Ca2+ ions are involved in the regulation of many diverse functions in animal and plant cells, e.g. muscle contraction, secretion of neurotransmitters, hormones and enzymes, fertilization of oocytes, and lymphocyte activation and proliferation. The intracellular Ca2+ concentration can be increased by different molecular mechanisms, such as Ca2+ influx from the extracellular space or Ca2+ release from intracellular Ca2+ stores. Release from intracellular Ca2+ stores is accomplished by the small molecular compounds D-myo-inositol 1,4,5-trisphosphate (InsP3), cyclic ADP-ribose (cADPR) and nicotinic acid adenine dinucleotide phosphate (NAADP). This review will focus on the effects of cADPR in different cells and tissues, the mechanisms of cADPR-mediated Ca2+ release and Ca2+ entry, extracellular effects of cADPR, and the role of cADPR in a cell system studied in detail, human T-lymphocytes.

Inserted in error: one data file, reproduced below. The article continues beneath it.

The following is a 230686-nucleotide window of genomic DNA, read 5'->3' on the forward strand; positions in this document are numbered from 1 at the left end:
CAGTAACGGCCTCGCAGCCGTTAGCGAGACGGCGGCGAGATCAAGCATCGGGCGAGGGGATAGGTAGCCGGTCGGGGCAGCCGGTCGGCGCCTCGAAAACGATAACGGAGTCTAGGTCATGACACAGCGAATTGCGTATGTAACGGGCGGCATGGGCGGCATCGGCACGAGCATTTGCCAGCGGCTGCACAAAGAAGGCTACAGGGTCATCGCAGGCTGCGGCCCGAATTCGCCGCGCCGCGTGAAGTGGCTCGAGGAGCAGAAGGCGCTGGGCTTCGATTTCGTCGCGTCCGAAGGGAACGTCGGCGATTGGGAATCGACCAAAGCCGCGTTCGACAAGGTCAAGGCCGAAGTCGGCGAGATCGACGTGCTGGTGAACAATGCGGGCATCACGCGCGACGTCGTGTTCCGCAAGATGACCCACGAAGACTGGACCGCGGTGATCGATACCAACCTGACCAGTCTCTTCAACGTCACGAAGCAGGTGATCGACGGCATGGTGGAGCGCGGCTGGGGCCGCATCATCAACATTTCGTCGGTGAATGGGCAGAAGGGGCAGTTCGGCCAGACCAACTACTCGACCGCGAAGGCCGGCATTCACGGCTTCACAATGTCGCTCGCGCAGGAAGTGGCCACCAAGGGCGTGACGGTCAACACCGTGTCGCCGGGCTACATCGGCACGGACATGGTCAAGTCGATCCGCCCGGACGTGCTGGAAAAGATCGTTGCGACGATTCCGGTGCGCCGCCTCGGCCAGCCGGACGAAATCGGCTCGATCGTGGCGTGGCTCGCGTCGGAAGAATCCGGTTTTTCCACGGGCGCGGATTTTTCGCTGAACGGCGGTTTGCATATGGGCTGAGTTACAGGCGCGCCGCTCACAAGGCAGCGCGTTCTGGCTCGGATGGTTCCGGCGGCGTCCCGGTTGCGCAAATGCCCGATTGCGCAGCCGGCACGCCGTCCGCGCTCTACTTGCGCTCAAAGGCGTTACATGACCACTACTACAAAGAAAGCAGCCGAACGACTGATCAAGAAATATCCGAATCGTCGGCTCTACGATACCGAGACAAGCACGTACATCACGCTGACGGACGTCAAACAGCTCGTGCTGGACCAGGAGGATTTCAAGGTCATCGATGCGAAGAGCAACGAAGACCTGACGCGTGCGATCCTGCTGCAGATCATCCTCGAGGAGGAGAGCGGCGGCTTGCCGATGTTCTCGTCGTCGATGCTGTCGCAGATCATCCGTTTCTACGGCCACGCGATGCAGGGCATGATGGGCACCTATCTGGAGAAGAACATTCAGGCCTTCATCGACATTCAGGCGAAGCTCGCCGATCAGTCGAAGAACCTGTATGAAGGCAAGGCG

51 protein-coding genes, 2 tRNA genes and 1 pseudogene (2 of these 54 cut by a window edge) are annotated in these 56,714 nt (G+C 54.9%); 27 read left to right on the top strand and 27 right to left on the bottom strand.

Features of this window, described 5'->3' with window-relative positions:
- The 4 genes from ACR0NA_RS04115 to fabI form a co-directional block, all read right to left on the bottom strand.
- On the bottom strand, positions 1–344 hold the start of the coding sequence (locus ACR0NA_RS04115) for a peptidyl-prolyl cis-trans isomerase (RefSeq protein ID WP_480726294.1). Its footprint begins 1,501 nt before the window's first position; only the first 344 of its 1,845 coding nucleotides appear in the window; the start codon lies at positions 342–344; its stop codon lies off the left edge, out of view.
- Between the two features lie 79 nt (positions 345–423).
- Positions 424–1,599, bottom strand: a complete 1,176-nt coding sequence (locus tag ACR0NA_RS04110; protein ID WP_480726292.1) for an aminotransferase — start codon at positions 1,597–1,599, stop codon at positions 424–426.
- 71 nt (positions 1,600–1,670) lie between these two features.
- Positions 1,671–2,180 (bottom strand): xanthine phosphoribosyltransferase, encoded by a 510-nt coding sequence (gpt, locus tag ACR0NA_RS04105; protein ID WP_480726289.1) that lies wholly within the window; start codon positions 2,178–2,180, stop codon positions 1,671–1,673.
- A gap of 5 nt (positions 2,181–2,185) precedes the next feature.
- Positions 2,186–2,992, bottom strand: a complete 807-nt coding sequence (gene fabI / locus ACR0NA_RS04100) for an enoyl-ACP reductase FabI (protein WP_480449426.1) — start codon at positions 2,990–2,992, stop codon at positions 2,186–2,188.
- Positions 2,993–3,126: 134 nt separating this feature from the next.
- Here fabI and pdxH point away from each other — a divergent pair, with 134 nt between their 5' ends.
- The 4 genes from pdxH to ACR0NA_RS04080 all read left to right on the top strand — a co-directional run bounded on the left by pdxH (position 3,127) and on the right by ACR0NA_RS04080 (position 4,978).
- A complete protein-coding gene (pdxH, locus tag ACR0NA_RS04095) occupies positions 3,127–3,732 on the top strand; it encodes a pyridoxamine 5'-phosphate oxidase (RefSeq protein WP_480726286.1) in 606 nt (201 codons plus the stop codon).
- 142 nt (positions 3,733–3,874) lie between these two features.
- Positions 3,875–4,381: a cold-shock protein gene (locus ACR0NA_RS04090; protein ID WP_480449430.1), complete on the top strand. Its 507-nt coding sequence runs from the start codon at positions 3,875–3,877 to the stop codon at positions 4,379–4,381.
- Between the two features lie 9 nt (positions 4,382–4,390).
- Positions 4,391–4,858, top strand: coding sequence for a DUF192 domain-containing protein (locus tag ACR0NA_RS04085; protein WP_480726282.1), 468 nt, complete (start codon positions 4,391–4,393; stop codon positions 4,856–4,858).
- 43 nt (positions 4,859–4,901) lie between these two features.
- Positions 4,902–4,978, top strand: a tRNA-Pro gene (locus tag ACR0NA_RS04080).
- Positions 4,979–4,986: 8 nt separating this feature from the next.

calcium signaling, cyclic adenosine diphosphoribose (cadpr), d-myo-inositol 1,4,5-trisphosphate, t-lymphocytes
University Hospital Hamburg-Eppendorf, Center of Experimental Medicine, Institute of Biochemistry and Molecular Biology I: Cellular Signal Transduction Martinistr. 52, 20246 Hamburg, Germany.